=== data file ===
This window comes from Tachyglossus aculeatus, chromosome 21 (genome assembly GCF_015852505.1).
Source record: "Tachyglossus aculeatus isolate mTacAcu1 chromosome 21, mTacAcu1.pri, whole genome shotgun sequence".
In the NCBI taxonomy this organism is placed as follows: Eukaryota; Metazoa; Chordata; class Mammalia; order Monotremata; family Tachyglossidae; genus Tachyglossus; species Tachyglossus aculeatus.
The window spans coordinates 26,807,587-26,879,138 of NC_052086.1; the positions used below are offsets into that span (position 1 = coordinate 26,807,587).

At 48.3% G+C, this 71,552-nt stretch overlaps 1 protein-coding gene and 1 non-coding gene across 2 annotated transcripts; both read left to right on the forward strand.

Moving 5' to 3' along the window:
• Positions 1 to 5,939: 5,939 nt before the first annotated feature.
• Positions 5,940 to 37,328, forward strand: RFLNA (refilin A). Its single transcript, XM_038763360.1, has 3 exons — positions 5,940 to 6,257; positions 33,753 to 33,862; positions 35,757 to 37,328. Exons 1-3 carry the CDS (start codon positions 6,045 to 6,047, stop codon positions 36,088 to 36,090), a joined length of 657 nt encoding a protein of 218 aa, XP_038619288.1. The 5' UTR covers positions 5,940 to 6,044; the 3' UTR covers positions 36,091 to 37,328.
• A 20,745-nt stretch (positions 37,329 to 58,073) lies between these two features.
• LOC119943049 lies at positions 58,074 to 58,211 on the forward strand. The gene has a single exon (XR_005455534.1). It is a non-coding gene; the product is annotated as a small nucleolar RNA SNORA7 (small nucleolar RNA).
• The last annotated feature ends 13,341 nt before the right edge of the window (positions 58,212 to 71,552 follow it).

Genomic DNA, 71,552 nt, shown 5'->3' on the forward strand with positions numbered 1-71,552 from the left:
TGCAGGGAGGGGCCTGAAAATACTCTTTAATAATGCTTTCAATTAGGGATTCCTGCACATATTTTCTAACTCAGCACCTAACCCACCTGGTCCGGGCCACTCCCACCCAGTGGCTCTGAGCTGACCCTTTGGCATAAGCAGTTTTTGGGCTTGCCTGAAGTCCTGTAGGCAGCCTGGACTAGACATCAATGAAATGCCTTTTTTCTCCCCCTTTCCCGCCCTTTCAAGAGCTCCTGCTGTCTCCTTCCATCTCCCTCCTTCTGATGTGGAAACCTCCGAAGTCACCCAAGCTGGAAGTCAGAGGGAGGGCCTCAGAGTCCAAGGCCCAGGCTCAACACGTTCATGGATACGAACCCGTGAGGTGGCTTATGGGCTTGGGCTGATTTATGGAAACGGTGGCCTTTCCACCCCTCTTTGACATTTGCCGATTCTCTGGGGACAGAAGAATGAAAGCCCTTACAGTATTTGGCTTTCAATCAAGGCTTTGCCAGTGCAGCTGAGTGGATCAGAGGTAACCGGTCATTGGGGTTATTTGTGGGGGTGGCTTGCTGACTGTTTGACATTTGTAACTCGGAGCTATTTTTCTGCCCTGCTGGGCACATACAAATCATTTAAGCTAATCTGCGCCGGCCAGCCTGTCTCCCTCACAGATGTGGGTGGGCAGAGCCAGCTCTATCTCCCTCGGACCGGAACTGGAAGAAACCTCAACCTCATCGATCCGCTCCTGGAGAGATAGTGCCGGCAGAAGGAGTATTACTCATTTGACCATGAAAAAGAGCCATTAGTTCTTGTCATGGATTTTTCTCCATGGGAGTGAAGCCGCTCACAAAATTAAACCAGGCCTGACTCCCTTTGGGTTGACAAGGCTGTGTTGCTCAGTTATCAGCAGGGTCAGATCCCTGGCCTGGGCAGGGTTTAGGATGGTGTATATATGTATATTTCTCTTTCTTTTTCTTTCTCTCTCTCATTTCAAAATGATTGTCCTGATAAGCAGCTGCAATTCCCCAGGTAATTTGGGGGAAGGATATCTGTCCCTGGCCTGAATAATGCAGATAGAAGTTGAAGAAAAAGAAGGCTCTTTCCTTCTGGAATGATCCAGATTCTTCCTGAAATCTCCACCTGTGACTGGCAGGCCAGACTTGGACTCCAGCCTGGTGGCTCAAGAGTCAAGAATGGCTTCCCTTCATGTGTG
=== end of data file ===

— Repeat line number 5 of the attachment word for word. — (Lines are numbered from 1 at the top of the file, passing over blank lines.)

At 48.3% G+C, this 71,552-nt stretch overlaps 1 protein-coding gene and 1 non-coding gene across 2 annotated transcripts; both read left to right on the forward strand.